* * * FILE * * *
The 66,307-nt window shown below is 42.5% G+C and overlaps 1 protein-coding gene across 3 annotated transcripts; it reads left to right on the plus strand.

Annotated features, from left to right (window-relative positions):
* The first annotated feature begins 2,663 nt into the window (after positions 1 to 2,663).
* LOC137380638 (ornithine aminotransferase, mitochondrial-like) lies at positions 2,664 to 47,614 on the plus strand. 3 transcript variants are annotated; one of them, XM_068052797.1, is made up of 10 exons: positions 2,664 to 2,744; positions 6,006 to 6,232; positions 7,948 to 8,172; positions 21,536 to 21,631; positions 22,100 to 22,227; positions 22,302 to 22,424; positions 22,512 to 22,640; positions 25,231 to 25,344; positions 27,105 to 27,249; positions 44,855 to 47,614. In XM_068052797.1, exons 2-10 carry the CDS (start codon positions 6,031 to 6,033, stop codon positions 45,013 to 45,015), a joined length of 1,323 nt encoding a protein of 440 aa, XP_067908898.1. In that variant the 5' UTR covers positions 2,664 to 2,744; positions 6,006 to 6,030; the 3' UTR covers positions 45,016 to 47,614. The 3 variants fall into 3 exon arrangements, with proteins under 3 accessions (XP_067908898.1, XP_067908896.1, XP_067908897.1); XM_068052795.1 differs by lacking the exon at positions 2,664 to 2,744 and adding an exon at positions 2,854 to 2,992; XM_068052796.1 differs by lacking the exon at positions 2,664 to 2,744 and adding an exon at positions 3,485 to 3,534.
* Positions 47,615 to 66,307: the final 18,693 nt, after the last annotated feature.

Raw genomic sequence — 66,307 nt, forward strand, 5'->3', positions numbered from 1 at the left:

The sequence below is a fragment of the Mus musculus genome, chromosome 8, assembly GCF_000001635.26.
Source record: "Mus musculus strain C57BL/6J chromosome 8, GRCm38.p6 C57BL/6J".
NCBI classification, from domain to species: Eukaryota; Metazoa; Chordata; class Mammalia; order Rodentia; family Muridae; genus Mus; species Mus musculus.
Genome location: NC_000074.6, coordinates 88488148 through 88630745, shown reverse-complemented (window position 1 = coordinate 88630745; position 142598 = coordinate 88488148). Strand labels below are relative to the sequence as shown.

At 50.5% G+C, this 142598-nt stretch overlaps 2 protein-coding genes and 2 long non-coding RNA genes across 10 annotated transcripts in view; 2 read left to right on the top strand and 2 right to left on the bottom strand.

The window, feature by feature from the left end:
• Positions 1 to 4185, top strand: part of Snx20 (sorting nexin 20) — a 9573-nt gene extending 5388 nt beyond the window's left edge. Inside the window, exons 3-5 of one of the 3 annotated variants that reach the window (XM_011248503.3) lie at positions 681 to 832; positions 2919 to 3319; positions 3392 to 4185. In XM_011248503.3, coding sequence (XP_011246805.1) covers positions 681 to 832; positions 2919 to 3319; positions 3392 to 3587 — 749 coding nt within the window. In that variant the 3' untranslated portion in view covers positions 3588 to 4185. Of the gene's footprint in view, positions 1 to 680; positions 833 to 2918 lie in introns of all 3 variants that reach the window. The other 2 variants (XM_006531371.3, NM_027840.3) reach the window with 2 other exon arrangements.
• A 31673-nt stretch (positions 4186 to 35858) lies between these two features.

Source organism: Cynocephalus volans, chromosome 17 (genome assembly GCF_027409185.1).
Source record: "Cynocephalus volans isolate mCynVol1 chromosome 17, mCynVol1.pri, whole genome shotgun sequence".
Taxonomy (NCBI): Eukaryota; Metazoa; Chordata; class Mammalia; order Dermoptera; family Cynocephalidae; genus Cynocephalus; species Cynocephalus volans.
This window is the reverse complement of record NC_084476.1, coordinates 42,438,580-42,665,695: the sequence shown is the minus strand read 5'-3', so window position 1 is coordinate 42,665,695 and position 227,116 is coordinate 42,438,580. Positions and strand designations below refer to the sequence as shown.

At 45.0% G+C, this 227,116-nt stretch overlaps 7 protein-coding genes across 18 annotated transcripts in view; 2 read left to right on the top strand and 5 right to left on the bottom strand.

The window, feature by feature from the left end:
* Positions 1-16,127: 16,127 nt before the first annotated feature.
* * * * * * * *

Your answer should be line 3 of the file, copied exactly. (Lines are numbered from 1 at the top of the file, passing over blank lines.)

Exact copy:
* The first annotated feature begins 2,663 nt into the window (after positions 1 to 2,663).